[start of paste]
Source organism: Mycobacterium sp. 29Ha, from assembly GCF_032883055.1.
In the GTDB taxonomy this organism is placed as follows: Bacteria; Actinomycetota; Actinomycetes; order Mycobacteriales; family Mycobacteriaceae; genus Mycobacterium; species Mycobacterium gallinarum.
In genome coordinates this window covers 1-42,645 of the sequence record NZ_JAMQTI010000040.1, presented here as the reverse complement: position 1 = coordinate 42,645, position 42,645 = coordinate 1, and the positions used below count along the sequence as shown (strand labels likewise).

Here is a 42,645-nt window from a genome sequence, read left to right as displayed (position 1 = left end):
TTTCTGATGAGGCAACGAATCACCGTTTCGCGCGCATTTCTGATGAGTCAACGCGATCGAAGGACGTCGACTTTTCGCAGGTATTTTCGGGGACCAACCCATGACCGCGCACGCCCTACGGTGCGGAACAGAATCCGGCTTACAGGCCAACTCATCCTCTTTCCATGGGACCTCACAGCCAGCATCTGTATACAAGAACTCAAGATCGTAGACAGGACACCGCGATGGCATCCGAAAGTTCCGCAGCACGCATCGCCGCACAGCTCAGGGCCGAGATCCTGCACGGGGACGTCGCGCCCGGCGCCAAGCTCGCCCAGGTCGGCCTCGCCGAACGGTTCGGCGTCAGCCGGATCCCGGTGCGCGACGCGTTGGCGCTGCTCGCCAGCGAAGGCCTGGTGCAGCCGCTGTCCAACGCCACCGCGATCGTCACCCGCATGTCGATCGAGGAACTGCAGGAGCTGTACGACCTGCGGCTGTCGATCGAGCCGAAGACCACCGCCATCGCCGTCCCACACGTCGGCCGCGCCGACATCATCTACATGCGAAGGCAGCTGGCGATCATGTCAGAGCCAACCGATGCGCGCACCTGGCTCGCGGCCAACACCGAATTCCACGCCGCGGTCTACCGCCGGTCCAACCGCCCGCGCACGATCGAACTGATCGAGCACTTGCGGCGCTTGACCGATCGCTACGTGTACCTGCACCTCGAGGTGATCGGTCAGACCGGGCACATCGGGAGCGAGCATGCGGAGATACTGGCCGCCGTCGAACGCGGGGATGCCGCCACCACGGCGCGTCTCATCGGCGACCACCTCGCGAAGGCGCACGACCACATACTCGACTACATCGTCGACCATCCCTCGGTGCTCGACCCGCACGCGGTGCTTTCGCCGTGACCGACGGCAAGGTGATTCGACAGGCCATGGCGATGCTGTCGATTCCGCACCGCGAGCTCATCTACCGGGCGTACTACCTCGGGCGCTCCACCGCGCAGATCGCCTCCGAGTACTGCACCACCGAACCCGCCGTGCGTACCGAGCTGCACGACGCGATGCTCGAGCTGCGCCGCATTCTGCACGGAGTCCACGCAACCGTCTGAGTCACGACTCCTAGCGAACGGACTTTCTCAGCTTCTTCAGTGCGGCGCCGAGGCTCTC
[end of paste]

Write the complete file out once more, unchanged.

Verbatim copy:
Source organism: Mycobacterium sp. 29Ha, from assembly GCF_032883055.1.
In the GTDB taxonomy this organism is placed as follows: Bacteria; Actinomycetota; Actinomycetes; order Mycobacteriales; family Mycobacteriaceae; genus Mycobacterium; species Mycobacterium gallinarum.
In genome coordinates this window covers 1-42,645 of the sequence record NZ_JAMQTI010000040.1, presented here as the reverse complement: position 1 = coordinate 42,645, position 42,645 = coordinate 1, and the positions used below count along the sequence as shown (strand labels likewise).

Here is a 42,645-nt window from a genome sequence, read left to right as displayed (position 1 = left end):
TTTCTGATGAGGCAACGAATCACCGTTTCGCGCGCATTTCTGATGAGTCAACGCGATCGAAGGACGTCGACTTTTCGCAGGTATTTTCGGGGACCAACCCATGACCGCGCACGCCCTACGGTGCGGAACAGAATCCGGCTTACAGGCCAACTCATCCTCTTTCCATGGGACCTCACAGCCAGCATCTGTATACAAGAACTCAAGATCGTAGACAGGACACCGCGATGGCATCCGAAAGTTCCGCAGCACGCATCGCCGCACAGCTCAGGGCCGAGATCCTGCACGGGGACGTCGCGCCCGGCGCCAAGCTCGCCCAGGTCGGCCTCGCCGAACGGTTCGGCGTCAGCCGGATCCCGGTGCGCGACGCGTTGGCGCTGCTCGCCAGCGAAGGCCTGGTGCAGCCGCTGTCCAACGCCACCGCGATCGTCACCCGCATGTCGATCGAGGAACTGCAGGAGCTGTACGACCTGCGGCTGTCGATCGAGCCGAAGACCACCGCCATCGCCGTCCCACACGTCGGCCGCGCCGACATCATCTACATGCGAAGGCAGCTGGCGATCATGTCAGAGCCAACCGATGCGCGCACCTGGCTCGCGGCCAACACCGAATTCCACGCCGCGGTCTACCGCCGGTCCAACCGCCCGCGCACGATCGAACTGATCGAGCACTTGCGGCGCTTGACCGATCGCTACGTGTACCTGCACCTCGAGGTGATCGGTCAGACCGGGCACATCGGGAGCGAGCATGCGGAGATACTGGCCGCCGTCGAACGCGGGGATGCCGCCACCACGGCGCGTCTCATCGGCGACCACCTCGCGAAGGCGCACGACCACATACTCGACTACATCGTCGACCATCCCTCGGTGCTCGACCCGCACGCGGTGCTTTCGCCGTGACCGACGGCAAGGTGATTCGACAGGCCATGGCGATGCTGTCGATTCCGCACCGCGAGCTCATCTACCGGGCGTACTACCTCGGGCGCTCCACCGCGCAGATCGCCTCCGAGTACTGCACCACCGAACCCGCCGTGCGTACCGAGCTGCACGACGCGATGCTCGAGCTGCGCCGCATTCTGCACGGAGTCCACGCAACCGTCTGAGTCACGACTCCTAGCGAACGGACTTTCTCAGCTTCTTCAGTGCGGCGCCGAGGCTCTC